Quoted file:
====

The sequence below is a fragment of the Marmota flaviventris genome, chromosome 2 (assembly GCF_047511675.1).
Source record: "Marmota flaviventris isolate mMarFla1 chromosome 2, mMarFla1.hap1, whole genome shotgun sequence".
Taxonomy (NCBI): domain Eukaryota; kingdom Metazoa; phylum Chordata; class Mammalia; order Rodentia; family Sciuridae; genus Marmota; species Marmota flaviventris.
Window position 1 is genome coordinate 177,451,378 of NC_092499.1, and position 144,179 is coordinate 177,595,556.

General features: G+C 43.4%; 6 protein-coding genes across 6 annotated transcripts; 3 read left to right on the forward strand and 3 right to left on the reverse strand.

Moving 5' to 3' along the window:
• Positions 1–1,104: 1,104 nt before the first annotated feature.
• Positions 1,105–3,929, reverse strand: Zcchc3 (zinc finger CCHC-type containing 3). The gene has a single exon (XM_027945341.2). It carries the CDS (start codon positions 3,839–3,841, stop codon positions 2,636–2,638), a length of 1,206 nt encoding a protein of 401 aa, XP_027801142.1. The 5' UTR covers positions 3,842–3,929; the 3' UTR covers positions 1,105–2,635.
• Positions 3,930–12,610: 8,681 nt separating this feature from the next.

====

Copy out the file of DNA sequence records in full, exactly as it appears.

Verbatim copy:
The sequence below is a fragment of the Marmota flaviventris genome, chromosome 2 (assembly GCF_047511675.1).
Source record: "Marmota flaviventris isolate mMarFla1 chromosome 2, mMarFla1.hap1, whole genome shotgun sequence".
Taxonomy (NCBI): domain Eukaryota; kingdom Metazoa; phylum Chordata; class Mammalia; order Rodentia; family Sciuridae; genus Marmota; species Marmota flaviventris.
Window position 1 is genome coordinate 177,451,378 of NC_092499.1, and position 144,179 is coordinate 177,595,556.

General features: G+C 43.4%; 6 protein-coding genes across 6 annotated transcripts; 3 read left to right on the forward strand and 3 right to left on the reverse strand.

Moving 5' to 3' along the window:
• Positions 1–1,104: 1,104 nt before the first annotated feature.
• Positions 1,105–3,929, reverse strand: Zcchc3 (zinc finger CCHC-type containing 3). The gene has a single exon (XM_027945341.2). It carries the CDS (start codon positions 3,839–3,841, stop codon positions 2,636–2,638), a length of 1,206 nt encoding a protein of 401 aa, XP_027801142.1. The 5' UTR covers positions 3,842–3,929; the 3' UTR covers positions 1,105–2,635.
• Positions 3,930–12,610: 8,681 nt separating this feature from the next.